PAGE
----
China’s Po­lit­i­cal Sys­tem and State In­sti­tu­tions


China’s po­lit­i­cal sys­tem

China is a so­cial­ist coun­try un­der the lead­er­ship of the Com­mu­nist Party of China (CPC). China’s po­lit­i­cal sys­tem in­volves multi-party co­op­er­a­tion and po­lit­i­cal con­sul­ta­tion un­der the lead­er­ship of the CPC; it is de­scribed as a so­cial­ist sys­tem with Chi­nese char­ac­ter­is­tics.

China has eight non-com­mu­nist par­ties, such as the Rev­o­lu­tion­ary Com­mit­tee of the Chi­nese Kuom­intang, the China Demo­cratic League, the China As­so­ci­a­tion for Pro­mot­ing Democ­racy, and the Jiu­san So­ci­ety. To­gether, these par­ties sup­port the lead­er­ship of the CPC.

The Chi­nese Peo­ple’s Po­lit­i­cal Con­sul­ta­tive Con­fer­ence (CPPCC) is a pa­tri­otic united front or­ga­ni­za­tion for the Chi­nese peo­ple and an im­por­tant in­sti­tu­tion for multi-party co­op­er­a­tion and po­lit­i­cal con­sul­ta­tion un­der the lead­er­ship of the CPC. CPPCC con­sists of rep­re­sen­ta­tives from the CPC, non-com­mu­nist par­ties, democrats with­out party af­fil­i­a­tion, mass or­ga­ni­za­tions, rep­re­sen­ta­tives of all eth­nic groups and trades, rep­re­sen­ta­tives from Tai­wan, Hong Kong, Ma­cao and re­turned over­seas Chi­nese and in­vi­tees. The ma­jor func­tions of the CPPCC are po­lit­i­cal con­sul­ta­tion and demo­cratic su­per­vi­sion. The CPPCC or­ga­nizes the par­tic­i­pat­ing par­ties, or­ga­ni­za­tions and rep­re­sen­ta­tives of all eth­nic groups and trades to take part in the govern­ment man­age­ment and dis­cuss po­lit­i­cal af­fairs.

China’s state struc­ture

China’s state in­sti­tu­tions in­clude the Na­tional Peo­ple’s Congress (NPC), the Pres­i­dent of the Peo­ple’s Re­pub­lic of China, the State Coun­cil, the Cen­tral Mil­i­tary Com­mis­sion, lo­cal peo­ple’s con­gresses and lo­cal peo­ple’s gov­ern­ments, au­tonomous in­sti­tu­tions of lo­cal eth­nic au­tonomous districts, peo­ple’s courts and peo­ple’s procu­ra­torates.

The NPC is the supreme leg­isla­tive body and the body of supreme po­lit­i­cal power. It is made up of rep­re­sen­ta­tives elected in prov­inces, au­tonomous re­gions, mu­nic­i­pal­i­ties di­rectly un­der the Cen­tral Govern­ment, spe­cial ad­min­is­tra­tive re­gions and from the armed forces. Its stand­ing or­gan is the Stand­ing Com­mit­tee of the NPC. It is re­spon­si­ble for re­vis­ing the Con­sti­tu­tion of the Peo­ple’s Re­pub­lic of China, su­per­vis­ing the en­force­ment of the con­sti­tu­tion, mak­ing and re­vis­ing crim­i­nal laws, civil laws and other ba­sic laws, and elect­ing state lead­ers. The pres­i­dent and vice pres­i­dent of the Peo­ple’s Re­pub­lic of China are elected by the NPC. All cit­i­zens of the Peo­ple’s Re­pub­lic of China who have the right to vote and to stand for elec­tion can be elected pres­i­dent and vice pres­i­dent of the Peo­ple’s Re­pub­lic of China.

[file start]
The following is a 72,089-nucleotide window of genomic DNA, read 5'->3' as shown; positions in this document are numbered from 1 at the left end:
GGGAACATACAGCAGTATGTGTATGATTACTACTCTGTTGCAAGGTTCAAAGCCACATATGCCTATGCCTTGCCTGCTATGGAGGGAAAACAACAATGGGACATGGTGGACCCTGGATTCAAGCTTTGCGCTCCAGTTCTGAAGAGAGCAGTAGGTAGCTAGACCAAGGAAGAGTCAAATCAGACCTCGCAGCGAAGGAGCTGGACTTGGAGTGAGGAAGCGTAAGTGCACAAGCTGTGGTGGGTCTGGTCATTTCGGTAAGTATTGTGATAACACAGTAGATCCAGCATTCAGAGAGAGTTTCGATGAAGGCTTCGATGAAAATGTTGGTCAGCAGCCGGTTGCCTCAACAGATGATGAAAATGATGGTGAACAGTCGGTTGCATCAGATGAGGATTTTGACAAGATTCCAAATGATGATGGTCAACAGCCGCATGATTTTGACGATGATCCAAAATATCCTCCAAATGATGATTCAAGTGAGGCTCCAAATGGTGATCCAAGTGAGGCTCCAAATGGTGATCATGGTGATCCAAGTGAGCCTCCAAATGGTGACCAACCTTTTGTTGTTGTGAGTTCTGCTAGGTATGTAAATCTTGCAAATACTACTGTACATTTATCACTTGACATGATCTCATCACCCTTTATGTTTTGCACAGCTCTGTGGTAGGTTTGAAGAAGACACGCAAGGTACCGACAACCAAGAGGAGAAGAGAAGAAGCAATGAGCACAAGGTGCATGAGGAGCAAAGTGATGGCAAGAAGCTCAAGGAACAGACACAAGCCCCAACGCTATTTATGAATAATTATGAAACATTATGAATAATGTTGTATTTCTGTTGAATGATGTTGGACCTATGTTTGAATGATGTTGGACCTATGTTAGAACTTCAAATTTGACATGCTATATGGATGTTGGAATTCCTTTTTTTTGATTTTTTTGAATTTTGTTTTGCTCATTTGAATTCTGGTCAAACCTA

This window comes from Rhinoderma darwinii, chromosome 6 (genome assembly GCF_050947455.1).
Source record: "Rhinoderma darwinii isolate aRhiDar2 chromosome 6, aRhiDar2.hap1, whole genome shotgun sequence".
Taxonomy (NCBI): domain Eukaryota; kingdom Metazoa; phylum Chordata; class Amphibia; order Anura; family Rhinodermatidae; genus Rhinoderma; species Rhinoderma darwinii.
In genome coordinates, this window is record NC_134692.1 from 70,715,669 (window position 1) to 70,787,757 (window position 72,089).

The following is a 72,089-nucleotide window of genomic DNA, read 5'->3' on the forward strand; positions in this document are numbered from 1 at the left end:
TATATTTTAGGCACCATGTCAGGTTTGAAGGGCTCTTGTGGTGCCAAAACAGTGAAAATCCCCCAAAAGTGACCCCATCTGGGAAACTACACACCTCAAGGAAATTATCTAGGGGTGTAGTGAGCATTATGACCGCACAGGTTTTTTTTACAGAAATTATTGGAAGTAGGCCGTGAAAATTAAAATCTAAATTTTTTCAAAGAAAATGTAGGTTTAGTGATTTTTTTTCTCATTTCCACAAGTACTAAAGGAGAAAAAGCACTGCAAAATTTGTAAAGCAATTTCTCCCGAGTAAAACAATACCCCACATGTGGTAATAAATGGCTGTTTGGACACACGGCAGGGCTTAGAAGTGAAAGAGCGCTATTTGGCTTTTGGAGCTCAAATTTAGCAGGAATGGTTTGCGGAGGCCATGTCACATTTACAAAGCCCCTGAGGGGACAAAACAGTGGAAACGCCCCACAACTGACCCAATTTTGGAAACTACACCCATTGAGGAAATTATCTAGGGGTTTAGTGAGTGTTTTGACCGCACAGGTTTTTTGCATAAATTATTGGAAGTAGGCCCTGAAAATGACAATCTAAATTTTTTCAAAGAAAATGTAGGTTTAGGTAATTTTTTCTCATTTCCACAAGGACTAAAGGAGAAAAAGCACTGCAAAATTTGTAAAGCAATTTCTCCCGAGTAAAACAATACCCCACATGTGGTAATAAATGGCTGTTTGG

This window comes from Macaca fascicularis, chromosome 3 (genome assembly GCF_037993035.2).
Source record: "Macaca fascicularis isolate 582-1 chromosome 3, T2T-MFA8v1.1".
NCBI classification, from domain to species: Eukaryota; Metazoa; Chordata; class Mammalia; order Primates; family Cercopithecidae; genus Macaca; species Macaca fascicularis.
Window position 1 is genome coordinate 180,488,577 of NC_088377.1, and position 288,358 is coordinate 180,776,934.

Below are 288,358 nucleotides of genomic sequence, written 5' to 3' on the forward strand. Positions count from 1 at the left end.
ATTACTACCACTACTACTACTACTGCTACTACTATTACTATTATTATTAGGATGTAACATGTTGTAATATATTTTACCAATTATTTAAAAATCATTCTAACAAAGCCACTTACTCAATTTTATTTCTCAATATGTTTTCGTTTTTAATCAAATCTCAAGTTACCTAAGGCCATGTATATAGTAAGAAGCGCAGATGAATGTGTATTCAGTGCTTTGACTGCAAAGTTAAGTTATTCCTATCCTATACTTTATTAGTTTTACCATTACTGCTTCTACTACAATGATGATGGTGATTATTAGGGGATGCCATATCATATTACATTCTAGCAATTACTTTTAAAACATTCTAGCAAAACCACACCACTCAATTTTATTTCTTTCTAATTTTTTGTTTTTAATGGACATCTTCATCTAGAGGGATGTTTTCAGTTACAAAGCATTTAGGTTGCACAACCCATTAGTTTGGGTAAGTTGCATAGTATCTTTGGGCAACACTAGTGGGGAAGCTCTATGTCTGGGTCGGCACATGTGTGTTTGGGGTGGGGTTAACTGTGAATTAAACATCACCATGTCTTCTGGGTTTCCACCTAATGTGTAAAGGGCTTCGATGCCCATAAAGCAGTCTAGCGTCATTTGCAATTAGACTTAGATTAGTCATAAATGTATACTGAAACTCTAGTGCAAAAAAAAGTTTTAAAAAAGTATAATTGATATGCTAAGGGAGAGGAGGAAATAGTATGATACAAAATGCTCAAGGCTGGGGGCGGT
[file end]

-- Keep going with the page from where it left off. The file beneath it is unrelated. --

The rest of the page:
The State Coun­cil is the ex­ec­u­tive body of the supreme power or­gan and the supreme ad­min­is­tra­tive or­gan. It rep­re­sents the state and the govern­ment. The Cen­tral Mil­i­tary Com­mis­sion of the Peo­ple’s Re­pub­lic of China leads the na­tion’s armed forces. The peo­ple’s courts are the ju­di­cial au­thor­i­ties, and the peo­ple’s procu­ra­torates are the le­gal su­per­vi­sory or­gans.

Lo­cal gov­ern­ments in China re­fer to prov­ince, city or county, and town­ship-level gov­ern­ments. Lo­cal peo­ple’s gov­ern­ments are the ad­min­is­tra­tive or­gans at var­i­ous lev­els. Re­gional eth­nic au­ton­omy is adopted in re­gions where eth­nic mi­nori­ties are densely pop­u­lated. Eth­nic au­ton­omy is es­tab­lished at four lev­els: au­tonomous re­gions, au­tonomous pre­fec­tures, au­tonomous coun­ties and au­tonomous town­ships. For in­stance, Xin­jiang is called the Xin­jiang Uygur Au­tonomous Re­gion and Ti­bet is called the Ti­bet Au­tonomous Re­gion.

China has 23 prov­inces, four mu­nic­i­pal­i­ties, five au­tonomous re­gions and the two spe­cial ad­min­is­tra­tive re­gions of Hong Kong and Ma­cao. The heads of lo­cal gov­ern­ments at var­i­ous lev­els are called gov­er­nors, may­ors, heads of county and heads of town­ship. The heads of au­tonomous re­gions are called chair­per­sons. Chair­per­sons of au­tonomous re­gions, heads of au­tonomous pre­fec­tures and heads of au­tonomous coun­ties must be cit­i­zens from those par­tic­u­lar eth­nic groups.

An edited ex­cerpt from

When in China: A Guide to Chi­nese Busi­ness Cul­ture

pub­lished by Sino­lin­gua Co. Ltd.

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